of Painters and Engravers,’ was engraved as a frontispiece to the original quarto edition of that work, and many other portraits by him have been engraved, including those of Henry Grattan, John Boydell, Henry Tresham, Lewis the actor, and Mrs. Crouch. He engraved a mezzotint plate from a picture by himself, entitled ‘Look before you leap.’
Pope was a confirmed gourmand, and spent in good living, and, it is said, in bribing his critics, the handsome property he obtained with his wives. So early as 1811 he had fallen into straits, from which, in spite of the assistance of his brother actors—notably Edmund Kean—he never recovered. Kean, asking Pope to join him in Dublin, and promising him a great benefit, received the answer, ‘I must be at Plymouth at the time; it is exactly the season for mullet.’ He offended people of distinction and influence by his pretensions, refusing to sit with Catalani because she cut a fricandeau with a knife; and ordering expensive luxuries, for which he did not pay, to be sent in to houses to which he was bidden. Many of these stories are probably coloured, if not apocryphal; but there is abundant proof of his gluttonish propensities.
Portraits of Pope by Sharpe as Henry VIII, by Dupont as Hamlet, and by Stewart, are in the Mathews collection of pictures in the Garrick Club. Another, engraved by Clamp, after Richardson, is given in Harding's ‘Shakespeare,’ 1793.
[Manager's Notebook; Genest's Account of the English Stage; Biographia Dramatica; Gilliland's Dramatic Mirror; Clark Russell's Representative Actors; Dramatic Essays by Leigh Hunt, ed. Archer and Lowe; Redgrave's Dict. of Artists; Pasquin's Artists of Ireland, p. 30; Gent. Mag. 1835, i. 666; Registers of Marriages, St. George's, Hanover Square, ii. 176, 369; and information kindly supplied by F. M. O'Donoghue, esq.]
POPE, CLARA MARIA (d. 1838), painter, and third wife of the actor, Alexander Pope [q. v.], was a daughter of Jared Leigh [q. v.], an amateur artist, and married at an early age Francis Wheatley [q. v.], the painter, whom she served as model for all his prettiest fancy figures. In 1801 she was left a widow with a family of daughters; and on 25 June 1807 married, as his third wife, Alexander Pope [q. v.], the actor and artist. In 1796, while Mrs. Wheatley, she commenced exhibiting at the Royal Academy, her first contributions being miniatures; later she sent rustic subjects with figures of children, such as ‘Little Red Riding-hood,’ ‘Goody Two-shoes,’ and ‘Children going to Market.’ In 1812 Mrs. Pope exhibited a whole-length drawing of Madame Catalani, of which she published an excellent engraving by A. Cardon. During the latter part of her life she enjoyed a great reputation for her groups of flowers, of which she was an annual exhibitor from 1816 until her death. She died at her residence, 29 Store Street, London, on 24 Dec. 1838. Two portraits of Mrs. Pope, painted by her first husband, were engraved by Stanier and Bartolozzi.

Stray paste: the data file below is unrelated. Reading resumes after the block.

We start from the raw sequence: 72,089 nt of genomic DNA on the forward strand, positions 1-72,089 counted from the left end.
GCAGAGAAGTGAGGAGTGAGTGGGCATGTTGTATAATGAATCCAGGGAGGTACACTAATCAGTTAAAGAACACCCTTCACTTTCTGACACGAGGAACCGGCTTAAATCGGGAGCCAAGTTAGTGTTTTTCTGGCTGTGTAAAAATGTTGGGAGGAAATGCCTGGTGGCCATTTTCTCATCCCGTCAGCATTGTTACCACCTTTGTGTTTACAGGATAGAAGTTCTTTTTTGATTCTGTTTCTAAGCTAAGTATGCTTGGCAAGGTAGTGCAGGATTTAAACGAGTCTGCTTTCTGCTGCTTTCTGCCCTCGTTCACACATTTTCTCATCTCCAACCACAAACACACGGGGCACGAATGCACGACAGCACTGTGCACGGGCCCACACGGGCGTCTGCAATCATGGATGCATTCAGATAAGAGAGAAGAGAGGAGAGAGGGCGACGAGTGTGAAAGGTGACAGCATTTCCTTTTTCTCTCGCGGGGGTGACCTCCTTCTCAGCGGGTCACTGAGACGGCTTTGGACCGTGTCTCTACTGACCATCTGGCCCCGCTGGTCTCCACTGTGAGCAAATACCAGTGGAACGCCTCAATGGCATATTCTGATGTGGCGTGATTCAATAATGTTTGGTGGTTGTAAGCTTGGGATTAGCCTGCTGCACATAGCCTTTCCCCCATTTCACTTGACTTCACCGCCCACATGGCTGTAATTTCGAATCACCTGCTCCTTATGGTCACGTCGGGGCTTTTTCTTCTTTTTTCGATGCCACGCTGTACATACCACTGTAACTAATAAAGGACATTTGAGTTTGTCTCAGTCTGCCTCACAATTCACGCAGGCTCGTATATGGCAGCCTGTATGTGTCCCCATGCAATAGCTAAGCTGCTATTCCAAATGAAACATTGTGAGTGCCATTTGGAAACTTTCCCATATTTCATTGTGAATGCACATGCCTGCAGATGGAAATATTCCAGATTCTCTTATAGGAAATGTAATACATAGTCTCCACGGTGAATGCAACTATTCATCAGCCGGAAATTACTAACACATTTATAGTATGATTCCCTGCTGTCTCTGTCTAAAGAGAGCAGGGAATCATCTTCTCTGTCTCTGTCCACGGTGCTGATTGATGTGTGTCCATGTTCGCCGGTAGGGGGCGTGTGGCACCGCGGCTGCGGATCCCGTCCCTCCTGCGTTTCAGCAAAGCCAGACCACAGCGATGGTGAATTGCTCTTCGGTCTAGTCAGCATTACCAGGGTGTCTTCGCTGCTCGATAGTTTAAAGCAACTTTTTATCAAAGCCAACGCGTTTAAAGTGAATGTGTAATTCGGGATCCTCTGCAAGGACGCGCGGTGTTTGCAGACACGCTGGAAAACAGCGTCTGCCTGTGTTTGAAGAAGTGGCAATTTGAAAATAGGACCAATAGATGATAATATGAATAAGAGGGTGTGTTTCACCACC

[Redgrave's Dict. of Artists; Graves's Dict. of Artists, 1760–1880; Dramatic Mag. January 1830; Royal Academy Catalogues; Gent. Mag. 1839, pt. i. p. 217.]
POPE, Mrs. ELIZABETH (1744?–1797), actress, and first wife of Alexander Pope [q. v.] the actor, was born about 1744 near Old Gravel Lane, Southwark. Her parents are said to have been named Younge. In girlhood she was apprenticed to a milliner. Furnished with a letter of introduction, she went to Garrick, who, pleased with her abilities, put her forward. As ‘Miss Younge’ she made accordingly, at Drury Lane on 22 Oct. 1768, her first appearance upon any stage, in the part of Imogen. She won immediate recognition, and, the death of Mrs. Hannah Pritchard [q. v.] furnishing an opening for her, was assigned many leading characters. In her first season she played Jane Shore and Perdita, and was, on 17 Dec., the original Ovisa, the heroine of Dow's tragedy of ‘Zingis.’ The following season Garrick kept her closely occupied, exhibiting her as Juliet, Margaret (presumably) in ‘A New Way to Pay Old Debts,’ Almeria in the ‘Mourning Bride,’ Selima in ‘Tamerlane,’ Maria in the ‘London Merchant,’ Lady Anne in ‘Richard III,’ Alcmena in ‘Amphitryon,’ Angelica in ‘Love for Love,’ Lady Dainty in the ‘Double Gallant,’ Lady Easy in the ‘Careless Husband,’ Mrs. Clerimont in the ‘Tender Husband,’ Leonora in the ‘Double Falsehood,’ Lady Charlot in the ‘Funeral,’ Calista in the ‘Fair Penitent,’ Miranda in the ‘Tempest,’ Mrs. Kiteley in ‘Every Man in his Humour,’ and Lady Fanciful in the ‘Provoked Wife.’ She was also, on 3 March 1770, the original Miss Dormer in Kelly's ‘Word to the Wise.’ Not a few of these parts were in high comedy. She also recited ‘Bucks, have at you all,’ altered for her by the author. In the summer of 1769 she played under Love at Richmond. On a question of terms, Garrick parted with her. Engaged by Dawson for the Crow Street Theatre, then rechristened the Capel Street Theatre, she went to Dublin, where she made her appearance as Jane Shore early in 1771. She played with con-